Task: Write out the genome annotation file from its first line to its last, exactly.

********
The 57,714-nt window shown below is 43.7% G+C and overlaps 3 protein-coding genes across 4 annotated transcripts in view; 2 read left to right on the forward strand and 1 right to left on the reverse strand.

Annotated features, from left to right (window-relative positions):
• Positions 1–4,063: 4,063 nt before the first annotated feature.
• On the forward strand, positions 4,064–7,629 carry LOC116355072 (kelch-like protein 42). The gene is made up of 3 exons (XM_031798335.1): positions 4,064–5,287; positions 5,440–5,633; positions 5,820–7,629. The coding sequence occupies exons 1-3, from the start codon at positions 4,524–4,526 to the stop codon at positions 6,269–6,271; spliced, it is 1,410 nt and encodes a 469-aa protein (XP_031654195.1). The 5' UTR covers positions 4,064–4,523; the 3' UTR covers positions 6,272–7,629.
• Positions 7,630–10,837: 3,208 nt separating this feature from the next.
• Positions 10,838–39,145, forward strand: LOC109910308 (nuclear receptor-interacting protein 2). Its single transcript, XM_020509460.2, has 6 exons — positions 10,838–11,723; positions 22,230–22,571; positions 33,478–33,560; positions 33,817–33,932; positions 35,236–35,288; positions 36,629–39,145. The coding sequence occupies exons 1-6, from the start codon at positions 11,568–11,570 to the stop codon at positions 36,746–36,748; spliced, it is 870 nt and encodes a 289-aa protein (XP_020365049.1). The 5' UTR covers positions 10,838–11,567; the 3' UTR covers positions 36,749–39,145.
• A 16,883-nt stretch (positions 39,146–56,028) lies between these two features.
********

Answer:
The 57,714-nt window shown below is 43.7% G+C and overlaps 3 protein-coding genes across 4 annotated transcripts in view; 2 read left to right on the forward strand and 1 right to left on the reverse strand.

Annotated features, from left to right (window-relative positions):
• Positions 1–4,063: 4,063 nt before the first annotated feature.
• On the forward strand, positions 4,064–7,629 carry LOC116355072 (kelch-like protein 42). The gene is made up of 3 exons (XM_031798335.1): positions 4,064–5,287; positions 5,440–5,633; positions 5,820–7,629. The coding sequence occupies exons 1-3, from the start codon at positions 4,524–4,526 to the stop codon at positions 6,269–6,271; spliced, it is 1,410 nt and encodes a 469-aa protein (XP_031654195.1). The 5' UTR covers positions 4,064–4,523; the 3' UTR covers positions 6,272–7,629.
• Positions 7,630–10,837: 3,208 nt separating this feature from the next.
• Positions 10,838–39,145, forward strand: LOC109910308 (nuclear receptor-interacting protein 2). Its single transcript, XM_020509460.2, has 6 exons — positions 10,838–11,723; positions 22,230–22,571; positions 33,478–33,560; positions 33,817–33,932; positions 35,236–35,288; positions 36,629–39,145. The coding sequence occupies exons 1-6, from the start codon at positions 11,568–11,570 to the stop codon at positions 36,746–36,748; spliced, it is 870 nt and encodes a 289-aa protein (XP_020365049.1). The 5' UTR covers positions 10,838–11,567; the 3' UTR covers positions 36,749–39,145.
• A 16,883-nt stretch (positions 39,146–56,028) lies between these two features.